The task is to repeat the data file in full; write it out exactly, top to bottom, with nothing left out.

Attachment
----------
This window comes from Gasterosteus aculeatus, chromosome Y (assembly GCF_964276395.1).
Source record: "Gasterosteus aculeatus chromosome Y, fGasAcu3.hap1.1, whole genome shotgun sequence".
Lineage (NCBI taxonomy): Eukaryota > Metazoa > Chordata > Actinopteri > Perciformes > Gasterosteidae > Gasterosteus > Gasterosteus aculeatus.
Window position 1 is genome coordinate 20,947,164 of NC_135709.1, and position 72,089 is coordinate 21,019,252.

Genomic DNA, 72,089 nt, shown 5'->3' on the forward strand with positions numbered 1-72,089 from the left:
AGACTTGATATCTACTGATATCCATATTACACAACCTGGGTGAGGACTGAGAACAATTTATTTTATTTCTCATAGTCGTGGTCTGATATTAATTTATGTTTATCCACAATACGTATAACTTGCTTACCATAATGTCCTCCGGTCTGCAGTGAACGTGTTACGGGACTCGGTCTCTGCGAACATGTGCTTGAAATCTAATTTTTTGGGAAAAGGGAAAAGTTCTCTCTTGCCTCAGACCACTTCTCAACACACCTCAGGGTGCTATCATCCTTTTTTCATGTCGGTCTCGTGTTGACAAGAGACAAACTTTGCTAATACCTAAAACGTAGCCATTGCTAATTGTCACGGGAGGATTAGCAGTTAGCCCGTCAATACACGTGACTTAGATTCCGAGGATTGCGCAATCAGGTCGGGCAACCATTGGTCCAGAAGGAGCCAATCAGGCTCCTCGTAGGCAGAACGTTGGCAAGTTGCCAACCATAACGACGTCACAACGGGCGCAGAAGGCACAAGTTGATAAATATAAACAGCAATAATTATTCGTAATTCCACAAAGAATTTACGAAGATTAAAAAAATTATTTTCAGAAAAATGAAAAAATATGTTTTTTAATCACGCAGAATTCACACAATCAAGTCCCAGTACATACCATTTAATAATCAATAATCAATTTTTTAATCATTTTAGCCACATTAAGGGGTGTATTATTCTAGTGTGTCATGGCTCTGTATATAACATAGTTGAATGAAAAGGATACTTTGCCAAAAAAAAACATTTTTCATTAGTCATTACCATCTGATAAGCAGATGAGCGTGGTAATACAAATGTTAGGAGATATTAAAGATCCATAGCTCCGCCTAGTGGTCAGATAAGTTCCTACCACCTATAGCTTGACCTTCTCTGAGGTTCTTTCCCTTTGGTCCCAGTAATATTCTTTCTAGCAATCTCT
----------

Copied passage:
This window comes from Gasterosteus aculeatus, chromosome Y (assembly GCF_964276395.1).
Source record: "Gasterosteus aculeatus chromosome Y, fGasAcu3.hap1.1, whole genome shotgun sequence".
Lineage (NCBI taxonomy): Eukaryota > Metazoa > Chordata > Actinopteri > Perciformes > Gasterosteidae > Gasterosteus > Gasterosteus aculeatus.
Window position 1 is genome coordinate 20,947,164 of NC_135709.1, and position 72,089 is coordinate 21,019,252.

Genomic DNA, 72,089 nt, shown 5'->3' on the forward strand with positions numbered 1-72,089 from the left:
AGACTTGATATCTACTGATATCCATATTACACAACCTGGGTGAGGACTGAGAACAATTTATTTTATTTCTCATAGTCGTGGTCTGATATTAATTTATGTTTATCCACAATACGTATAACTTGCTTACCATAATGTCCTCCGGTCTGCAGTGAACGTGTTACGGGACTCGGTCTCTGCGAACATGTGCTTGAAATCTAATTTTTTGGGAAAAGGGAAAAGTTCTCTCTTGCCTCAGACCACTTCTCAACACACCTCAGGGTGCTATCATCCTTTTTTCATGTCGGTCTCGTGTTGACAAGAGACAAACTTTGCTAATACCTAAAACGTAGCCATTGCTAATTGTCACGGGAGGATTAGCAGTTAGCCCGTCAATACACGTGACTTAGATTCCGAGGATTGCGCAATCAGGTCGGGCAACCATTGGTCCAGAAGGAGCCAATCAGGCTCCTCGTAGGCAGAACGTTGGCAAGTTGCCAACCATAACGACGTCACAACGGGCGCAGAAGGCACAAGTTGATAAATATAAACAGCAATAATTATTCGTAATTCCACAAAGAATTTACGAAGATTAAAAAAATTATTTTCAGAAAAATGAAAAAATATGTTTTTTAATCACGCAGAATTCACACAATCAAGTCCCAGTACATACCATTTAATAATCAATAATCAATTTTTTAATCATTTTAGCCACATTAAGGGGTGTATTATTCTAGTGTGTCATGGCTCTGTATATAACATAGTTGAATGAAAAGGATACTTTGCCAAAAAAAAACATTTTTCATTAGTCATTACCATCTGATAAGCAGATGAGCGTGGTAATACAAATGTTAGGAGATATTAAAGATCCATAGCTCCGCCTAGTGGTCAGATAAGTTCCTACCACCTATAGCTTGACCTTCTCTGAGGTTCTTTCCCTTTGGTCCCAGTAATATTCTTTCTAGCAATCTCT